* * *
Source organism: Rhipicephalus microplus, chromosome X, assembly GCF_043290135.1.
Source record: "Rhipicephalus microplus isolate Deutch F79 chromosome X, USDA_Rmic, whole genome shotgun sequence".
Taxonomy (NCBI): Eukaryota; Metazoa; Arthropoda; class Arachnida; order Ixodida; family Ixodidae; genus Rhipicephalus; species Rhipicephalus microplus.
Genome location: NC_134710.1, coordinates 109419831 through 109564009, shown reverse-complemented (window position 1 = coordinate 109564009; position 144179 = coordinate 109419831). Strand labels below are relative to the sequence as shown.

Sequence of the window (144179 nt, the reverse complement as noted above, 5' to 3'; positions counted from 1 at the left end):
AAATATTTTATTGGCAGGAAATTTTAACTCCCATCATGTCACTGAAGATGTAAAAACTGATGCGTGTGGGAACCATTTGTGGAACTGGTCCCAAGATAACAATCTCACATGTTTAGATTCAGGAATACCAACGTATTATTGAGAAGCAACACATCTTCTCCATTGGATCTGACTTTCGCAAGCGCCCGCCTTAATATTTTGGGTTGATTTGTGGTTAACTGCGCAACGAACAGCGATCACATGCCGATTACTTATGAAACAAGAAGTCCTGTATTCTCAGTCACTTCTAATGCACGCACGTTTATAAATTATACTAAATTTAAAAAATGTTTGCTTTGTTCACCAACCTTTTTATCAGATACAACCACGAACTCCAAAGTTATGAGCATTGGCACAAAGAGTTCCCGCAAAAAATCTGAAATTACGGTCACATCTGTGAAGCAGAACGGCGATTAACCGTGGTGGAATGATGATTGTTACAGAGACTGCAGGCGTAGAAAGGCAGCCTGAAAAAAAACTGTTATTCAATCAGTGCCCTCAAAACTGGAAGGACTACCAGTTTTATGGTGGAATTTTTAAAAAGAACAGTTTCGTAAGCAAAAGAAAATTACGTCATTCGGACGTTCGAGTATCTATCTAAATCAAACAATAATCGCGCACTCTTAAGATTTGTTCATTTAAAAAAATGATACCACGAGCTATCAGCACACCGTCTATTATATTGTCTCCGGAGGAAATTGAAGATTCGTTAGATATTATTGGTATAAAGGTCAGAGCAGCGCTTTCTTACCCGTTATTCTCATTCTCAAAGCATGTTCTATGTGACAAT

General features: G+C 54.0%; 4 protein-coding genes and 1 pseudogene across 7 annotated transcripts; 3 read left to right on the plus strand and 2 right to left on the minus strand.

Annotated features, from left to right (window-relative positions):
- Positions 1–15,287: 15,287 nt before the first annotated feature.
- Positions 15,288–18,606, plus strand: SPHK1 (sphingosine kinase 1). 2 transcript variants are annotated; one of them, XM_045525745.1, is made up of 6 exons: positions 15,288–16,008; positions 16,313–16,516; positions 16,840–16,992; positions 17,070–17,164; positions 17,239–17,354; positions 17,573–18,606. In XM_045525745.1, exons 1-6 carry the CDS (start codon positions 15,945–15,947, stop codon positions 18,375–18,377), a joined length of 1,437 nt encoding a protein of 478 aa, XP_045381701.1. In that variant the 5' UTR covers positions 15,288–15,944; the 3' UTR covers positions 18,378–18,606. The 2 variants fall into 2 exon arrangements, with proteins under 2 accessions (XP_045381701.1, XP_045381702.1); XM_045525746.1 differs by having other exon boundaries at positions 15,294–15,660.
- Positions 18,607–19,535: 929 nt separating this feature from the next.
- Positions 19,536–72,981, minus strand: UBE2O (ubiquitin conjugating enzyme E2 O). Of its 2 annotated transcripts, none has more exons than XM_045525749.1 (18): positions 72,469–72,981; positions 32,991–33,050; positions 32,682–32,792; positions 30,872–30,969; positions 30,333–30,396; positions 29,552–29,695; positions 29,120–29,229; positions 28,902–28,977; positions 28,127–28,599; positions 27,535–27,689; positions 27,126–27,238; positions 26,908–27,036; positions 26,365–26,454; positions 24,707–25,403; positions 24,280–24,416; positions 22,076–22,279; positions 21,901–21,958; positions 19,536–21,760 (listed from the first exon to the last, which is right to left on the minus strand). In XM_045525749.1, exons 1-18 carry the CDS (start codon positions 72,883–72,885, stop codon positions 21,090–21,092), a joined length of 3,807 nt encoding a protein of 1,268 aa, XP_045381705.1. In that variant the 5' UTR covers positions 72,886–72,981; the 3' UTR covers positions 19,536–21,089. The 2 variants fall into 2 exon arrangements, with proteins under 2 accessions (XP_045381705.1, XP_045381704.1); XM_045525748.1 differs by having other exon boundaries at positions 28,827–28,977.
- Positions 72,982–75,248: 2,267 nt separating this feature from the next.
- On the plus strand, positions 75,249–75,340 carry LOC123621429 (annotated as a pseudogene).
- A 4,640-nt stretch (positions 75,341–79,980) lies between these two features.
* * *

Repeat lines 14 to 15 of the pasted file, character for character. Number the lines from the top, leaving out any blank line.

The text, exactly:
- On the plus strand, positions 75,249–75,340 carry LOC123621429 (annotated as a pseudogene).
- A 4,640-nt stretch (positions 75,341–79,980) lies between these two features.